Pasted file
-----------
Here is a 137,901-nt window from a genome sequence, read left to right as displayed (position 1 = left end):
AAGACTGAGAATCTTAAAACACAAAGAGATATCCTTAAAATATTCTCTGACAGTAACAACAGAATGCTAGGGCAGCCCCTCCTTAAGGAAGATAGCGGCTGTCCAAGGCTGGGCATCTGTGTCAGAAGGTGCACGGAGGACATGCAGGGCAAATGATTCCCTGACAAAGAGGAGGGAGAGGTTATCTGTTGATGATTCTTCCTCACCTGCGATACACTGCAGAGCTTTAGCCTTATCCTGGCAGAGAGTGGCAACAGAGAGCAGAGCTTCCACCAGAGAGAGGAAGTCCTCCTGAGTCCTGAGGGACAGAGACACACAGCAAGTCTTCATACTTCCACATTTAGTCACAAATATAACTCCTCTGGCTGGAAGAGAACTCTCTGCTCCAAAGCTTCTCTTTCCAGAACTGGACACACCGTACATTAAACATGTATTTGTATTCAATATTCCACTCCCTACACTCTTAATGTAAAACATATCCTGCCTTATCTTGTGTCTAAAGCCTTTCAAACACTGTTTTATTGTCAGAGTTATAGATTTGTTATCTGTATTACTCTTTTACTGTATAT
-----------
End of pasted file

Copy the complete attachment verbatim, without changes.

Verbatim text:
Here is a 137,901-nt window from a genome sequence, read left to right as displayed (position 1 = left end):
AAGACTGAGAATCTTAAAACACAAAGAGATATCCTTAAAATATTCTCTGACAGTAACAACAGAATGCTAGGGCAGCCCCTCCTTAAGGAAGATAGCGGCTGTCCAAGGCTGGGCATCTGTGTCAGAAGGTGCACGGAGGACATGCAGGGCAAATGATTCCCTGACAAAGAGGAGGGAGAGGTTATCTGTTGATGATTCTTCCTCACCTGCGATACACTGCAGAGCTTTAGCCTTATCCTGGCAGAGAGTGGCAACAGAGAGCAGAGCTTCCACCAGAGAGAGGAAGTCCTCCTGAGTCCTGAGGGACAGAGACACACAGCAAGTCTTCATACTTCCACATTTAGTCACAAATATAACTCCTCTGGCTGGAAGAGAACTCTCTGCTCCAAAGCTTCTCTTTCCAGAACTGGACACACCGTACATTAAACATGTATTTGTATTCAATATTCCACTCCCTACACTCTTAATGTAAAACATATCCTGCCTTATCTTGTGTCTAAAGCCTTTCAAACACTGTTTTATTGTCAGAGTTATAGATTTGTTATCTGTATTACTCTTTTACTGTATAT